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Zaha Hadid’s One Thousand Museum tops out

Zaha Hadid’s One Thousand Museum tops out

Zaha Hadid’s first and final residential skyscraper in the Western Hemisphere takes a major step towards 2018 completion

Developers Louis Birdman, Gregg Covin, Kevin Venger and Regalia Group along with New York-based Plaza Construction announced this week that the highly anticipated One Thousand Museum by Zaha Hadid Architects has topped out. The 62-storey tower with 83 half and full-floor residences marks the late Pritzker Prize winner’s first and final residential skyscraper in the Western Hemisphere. This milestone is paired with a rendering release of the amenity spaces, revealing new architectural details and further insight into Zaha Hadid’s vision. The project is on track for an early completion in late 2018. The developers celebrated this accomplishment and topped-out the structure with an elegant private event on the rooftop of the recently completed Frost Science Museum, located in the adjacent Museum Park which offers a direct view of One Thousand Museum and the Downtown Miami skyline. The evening celebration offered guests an unobstructed view of the tower, passed hors d’oeuvres and flowing champagne. “We’re now one step closer to revealing Zaha Hadid’s forward-thinking design,” says Louis Birdman, one of the co-developers on the project. “Even in its current state, the building already stands out as the most iconic architectural work on Miami’s skyline. We’re excited to have developed something so unique and special for Miami.” The new renderings of One Thousand Museum showcase the project’s Sky Lounge as well as the double-height Aquatic Centre with indoor pool, and the Lifestyle Centre and Spa, which overlooks the tower’s Sun and Swim Terrace level. Additional amenities in the impressive portfolio include a private on premise, bank-quality vault, multimedia theatre and private dining room. The building will also offer a most unique asset: a private helipad available for residents on-demand to take them to nearby destinations, which is currently the only planned helipad on a private residential skyscraper in all of Florida. Interior construction has already started for the amenity spaces, also designed by Zaha Hadid Architects. Unit interiors include kitchens and closets by Poliform, appliances by Gagganeau and Sub-Zero, interior LED lighting by Apure and home automation by Crestron. The developers recently unveiled a fully finished model residence outfitted by Brazilian furnishing company, Artefacto, as a preview of what’s to come. “This is a project that will not only enhance Miami’s skyline, but also redefine the standard of luxury for residential projects,” said Brad Meltzer, President of Plaza. “We do not shy away from challenging projects, as such we were immediately interested when we saw the overall complexity of the job. To date, the project team has faced some major tests, but the project has remained on schedule and we’re looking forward to the successful completion.” Making it arguably one of the world’s most challenging builds, the project’s curved exoskeleton is made up of 5,000 pieces of lightweight glass-fibre reinforced concrete (GFRC) manufactured in and imported from Dubai. This is first skyscraper in the world to utilize GFRC as a permanent formwork in the construction of the tower’s structure. The unique structural exoskeletal design allows for maximized open space and spans between columns as expansive as 40 feet. The methods of construction and the complexity of design were so unique and challenging that the process of building One Thousand Museum has been detailed in the new documentary series titled “Impossible Builds,” airing on PBS on February 7th, 2018. One Thousand Museum is one of only a few projects worldwide that will be featured in this series. Completion is expected in late 2018. Nick Myall News editor The WAN Awards Future Projects category is now open for entries  Click here for more details  or email wanawards@haymarket.com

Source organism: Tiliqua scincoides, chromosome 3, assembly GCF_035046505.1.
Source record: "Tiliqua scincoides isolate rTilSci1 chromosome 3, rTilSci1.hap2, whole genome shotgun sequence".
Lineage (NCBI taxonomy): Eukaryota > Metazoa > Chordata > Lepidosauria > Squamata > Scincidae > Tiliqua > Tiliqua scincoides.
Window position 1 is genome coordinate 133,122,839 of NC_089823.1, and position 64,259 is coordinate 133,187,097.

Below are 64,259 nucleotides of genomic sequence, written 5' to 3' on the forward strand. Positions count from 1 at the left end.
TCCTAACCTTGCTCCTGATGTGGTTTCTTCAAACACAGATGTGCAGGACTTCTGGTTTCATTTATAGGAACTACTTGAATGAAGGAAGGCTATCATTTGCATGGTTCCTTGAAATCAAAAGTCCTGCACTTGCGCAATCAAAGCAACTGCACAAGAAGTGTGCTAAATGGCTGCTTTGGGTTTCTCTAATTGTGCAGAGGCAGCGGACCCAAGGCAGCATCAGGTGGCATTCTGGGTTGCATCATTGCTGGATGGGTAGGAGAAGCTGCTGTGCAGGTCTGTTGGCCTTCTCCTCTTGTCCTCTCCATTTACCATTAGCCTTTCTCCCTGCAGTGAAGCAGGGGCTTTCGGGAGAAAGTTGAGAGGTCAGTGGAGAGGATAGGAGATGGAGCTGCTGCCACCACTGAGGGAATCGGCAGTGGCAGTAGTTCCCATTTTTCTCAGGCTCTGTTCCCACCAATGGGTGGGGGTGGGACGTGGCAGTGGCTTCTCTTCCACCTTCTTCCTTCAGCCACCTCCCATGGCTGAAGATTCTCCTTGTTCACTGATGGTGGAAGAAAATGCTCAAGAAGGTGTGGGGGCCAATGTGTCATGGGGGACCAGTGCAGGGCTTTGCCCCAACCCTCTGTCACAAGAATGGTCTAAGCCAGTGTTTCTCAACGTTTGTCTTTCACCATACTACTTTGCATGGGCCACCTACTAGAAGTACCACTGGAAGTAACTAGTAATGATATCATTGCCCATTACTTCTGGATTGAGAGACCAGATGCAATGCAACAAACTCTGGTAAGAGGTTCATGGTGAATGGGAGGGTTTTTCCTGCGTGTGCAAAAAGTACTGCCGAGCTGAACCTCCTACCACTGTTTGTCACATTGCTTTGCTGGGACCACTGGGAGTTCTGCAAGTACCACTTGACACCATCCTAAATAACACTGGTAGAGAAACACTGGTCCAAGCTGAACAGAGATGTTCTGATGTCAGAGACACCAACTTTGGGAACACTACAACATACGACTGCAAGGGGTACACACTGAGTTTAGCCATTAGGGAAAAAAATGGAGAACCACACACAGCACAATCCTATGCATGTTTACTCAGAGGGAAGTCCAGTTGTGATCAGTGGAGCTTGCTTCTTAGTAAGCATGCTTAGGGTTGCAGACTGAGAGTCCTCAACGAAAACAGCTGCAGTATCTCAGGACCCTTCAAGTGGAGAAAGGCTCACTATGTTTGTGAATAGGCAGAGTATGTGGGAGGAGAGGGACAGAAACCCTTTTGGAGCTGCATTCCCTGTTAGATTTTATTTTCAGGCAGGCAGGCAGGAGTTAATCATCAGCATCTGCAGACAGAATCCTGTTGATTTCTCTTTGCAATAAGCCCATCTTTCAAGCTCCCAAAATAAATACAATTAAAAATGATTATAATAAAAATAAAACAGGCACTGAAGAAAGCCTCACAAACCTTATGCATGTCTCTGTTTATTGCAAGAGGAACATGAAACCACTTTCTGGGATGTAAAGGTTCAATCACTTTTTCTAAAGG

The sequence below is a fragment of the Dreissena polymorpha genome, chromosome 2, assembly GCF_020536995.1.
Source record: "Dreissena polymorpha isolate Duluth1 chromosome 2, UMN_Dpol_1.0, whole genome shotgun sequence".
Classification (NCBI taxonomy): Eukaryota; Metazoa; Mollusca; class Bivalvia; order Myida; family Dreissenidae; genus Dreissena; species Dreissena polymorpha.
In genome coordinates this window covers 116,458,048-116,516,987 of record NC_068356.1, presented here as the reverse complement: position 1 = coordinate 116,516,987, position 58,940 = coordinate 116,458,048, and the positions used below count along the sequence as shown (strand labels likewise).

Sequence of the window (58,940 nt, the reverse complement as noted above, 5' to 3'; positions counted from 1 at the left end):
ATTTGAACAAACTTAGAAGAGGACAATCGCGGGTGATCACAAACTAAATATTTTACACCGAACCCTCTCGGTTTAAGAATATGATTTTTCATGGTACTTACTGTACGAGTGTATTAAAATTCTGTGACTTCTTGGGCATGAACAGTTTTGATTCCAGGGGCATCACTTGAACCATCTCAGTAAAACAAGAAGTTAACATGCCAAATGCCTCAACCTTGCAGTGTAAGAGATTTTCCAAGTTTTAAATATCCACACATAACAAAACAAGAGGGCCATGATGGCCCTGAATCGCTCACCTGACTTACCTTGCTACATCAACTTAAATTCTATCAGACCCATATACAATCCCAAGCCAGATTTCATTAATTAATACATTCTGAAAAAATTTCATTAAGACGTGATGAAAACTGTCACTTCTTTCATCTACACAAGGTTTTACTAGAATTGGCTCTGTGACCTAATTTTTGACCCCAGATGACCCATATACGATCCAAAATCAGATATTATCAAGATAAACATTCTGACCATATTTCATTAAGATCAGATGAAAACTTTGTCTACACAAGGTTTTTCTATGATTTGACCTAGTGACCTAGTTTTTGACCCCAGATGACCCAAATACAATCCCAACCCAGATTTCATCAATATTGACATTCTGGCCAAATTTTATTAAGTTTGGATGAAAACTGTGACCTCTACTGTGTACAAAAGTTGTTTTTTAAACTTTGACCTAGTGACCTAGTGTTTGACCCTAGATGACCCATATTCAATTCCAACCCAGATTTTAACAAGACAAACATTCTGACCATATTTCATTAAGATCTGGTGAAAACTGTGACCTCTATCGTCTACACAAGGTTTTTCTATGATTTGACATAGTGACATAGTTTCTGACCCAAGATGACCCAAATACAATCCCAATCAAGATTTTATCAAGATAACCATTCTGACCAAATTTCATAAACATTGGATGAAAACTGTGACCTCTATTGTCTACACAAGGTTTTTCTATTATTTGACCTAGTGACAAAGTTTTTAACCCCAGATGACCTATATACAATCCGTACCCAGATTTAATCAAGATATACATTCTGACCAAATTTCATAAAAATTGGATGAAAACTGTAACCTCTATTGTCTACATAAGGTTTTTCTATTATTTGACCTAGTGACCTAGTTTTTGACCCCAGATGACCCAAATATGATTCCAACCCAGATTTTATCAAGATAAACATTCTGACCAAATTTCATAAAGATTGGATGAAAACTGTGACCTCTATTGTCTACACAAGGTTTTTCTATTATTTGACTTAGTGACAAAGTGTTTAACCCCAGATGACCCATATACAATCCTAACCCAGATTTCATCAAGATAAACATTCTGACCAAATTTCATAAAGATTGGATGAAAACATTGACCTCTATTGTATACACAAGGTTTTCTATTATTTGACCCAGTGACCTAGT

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Reinventing an industrial past

Reinventing an industrial past

This new affordable housing scheme in Walthamstow pays homage to the area’s industrial past